Training in the Heat of Summer
When the sun beats down it is almost unbearably hot, making sport an ordeal. To avoid overheating, save your body from overworking, and keep your workout even when it is sunny, keep these tips in mind for training on hot days.
Even when you have the best intentions, in the summer it can be difficult to actually get up and move. Often by the time you are ready to go, it is too hot and any kind of movement feels twice as hard. Why is that?
When it is hot, the body has its hands full trying to cool down. The heart and circulatory system have extra work. Overheating is averted when blood is pumped into the arms and legs and into the upper layers of skin. This heat is released through sweat. The disadvantage of this system are obvious: the blood, which is required for cooling, is missing in the muscles. These are thereby supplied with less oxygen and nutrients, making high performance impossible. For this reason, training is strenuous in the heat and the body is exhausted more quickly.
To keep training from being miserable, there are a few tips and guidelines to keep sports fun:
First of all, always to listen to your own body. It makes no sense to push through if you are truly feeling bad. Pushing through can do much more harm than good. If you over do it, problems such as headaches, cramps, dizziness or nausea, can arise. If you feel any of these symptoms, stop immediately. Then go to a cool, shady place and drink a lot of water. The body can adapt to doing sport the heat. Over time becomes easier. Thin people are at an advantage. The higher the fat content in the body, the worse the body overheats.
Lower your limits when you exercise in the heat. The heart beats up to 20 beats faster at high temperatures. One hour should be plenty of exercise in heat.
If it is hot, drink a lot of water. Half an hour before exercise, drink half a liter of water. Right before, drink another quarter liter. After beginning to exercise, drink a small amout every 15 minutes. Performance slows due fluid loss. Performance slows after a water loss of 2% of your body weight. The best drinks are bottled water or diluted juice, which supply the body with electrolytes to replace those lost. Undiluted fruit juices or sugary drinks hamper the fluid intake.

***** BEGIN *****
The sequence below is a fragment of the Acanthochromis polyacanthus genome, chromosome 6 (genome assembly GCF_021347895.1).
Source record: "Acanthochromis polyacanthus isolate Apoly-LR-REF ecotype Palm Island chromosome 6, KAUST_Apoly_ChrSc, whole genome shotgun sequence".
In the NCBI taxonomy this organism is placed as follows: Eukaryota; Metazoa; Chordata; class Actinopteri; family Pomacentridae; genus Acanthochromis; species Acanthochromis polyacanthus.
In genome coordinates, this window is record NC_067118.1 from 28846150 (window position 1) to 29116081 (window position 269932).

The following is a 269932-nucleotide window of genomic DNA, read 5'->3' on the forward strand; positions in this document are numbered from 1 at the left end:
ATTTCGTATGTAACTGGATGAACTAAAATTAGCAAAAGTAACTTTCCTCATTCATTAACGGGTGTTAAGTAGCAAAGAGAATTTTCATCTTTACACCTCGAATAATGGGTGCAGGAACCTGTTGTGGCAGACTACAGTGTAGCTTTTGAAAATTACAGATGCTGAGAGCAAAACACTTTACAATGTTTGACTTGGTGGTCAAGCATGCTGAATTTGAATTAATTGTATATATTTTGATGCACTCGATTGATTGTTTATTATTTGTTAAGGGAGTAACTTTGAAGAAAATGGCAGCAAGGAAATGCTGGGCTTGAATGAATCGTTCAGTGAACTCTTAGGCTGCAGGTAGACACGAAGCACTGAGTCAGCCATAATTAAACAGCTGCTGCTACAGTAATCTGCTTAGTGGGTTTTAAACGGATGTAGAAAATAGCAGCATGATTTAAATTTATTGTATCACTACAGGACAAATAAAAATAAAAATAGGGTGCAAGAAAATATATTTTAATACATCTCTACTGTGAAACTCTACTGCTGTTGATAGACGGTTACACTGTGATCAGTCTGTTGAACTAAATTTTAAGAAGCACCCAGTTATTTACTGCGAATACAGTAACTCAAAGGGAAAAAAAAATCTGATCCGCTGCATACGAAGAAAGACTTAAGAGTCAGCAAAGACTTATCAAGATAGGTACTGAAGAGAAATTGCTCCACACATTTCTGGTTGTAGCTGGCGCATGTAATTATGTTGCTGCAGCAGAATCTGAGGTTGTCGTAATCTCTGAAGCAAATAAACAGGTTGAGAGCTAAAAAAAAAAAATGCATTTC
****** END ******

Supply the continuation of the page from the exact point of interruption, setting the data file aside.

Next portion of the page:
The right clothes can make a huge difference. The body's cooling is supported best with breathable and airy clothes. Light colors reflect sunlight and are therefore better suited than dark colors, which heat up. Evaporation does not work properly in humid weather and cooling will take longer. Headgear (cap or cloth) and a pair of sunglasses are a very good idea. Headgear can be moistened with water, providing additional cooling and refreshment. Sunscreens are also important.
The ozone levels should be kept in mind. Pollution can reduce lung function, irritate the mucous membranes and lead to headaches. In the city the burden of pollution is worse because there is more car exhaust and particulate matter. The early morning hours are the best time to avoid pollution.
The most effective tip of all is also the simplest. It's about prevention. If you have the opportunity to avoid the heat, you should always do so. A workout in the morning or evening or through shaded training routes is the best. Once the midday heat has subsided, you can then think about starting your optimal routine.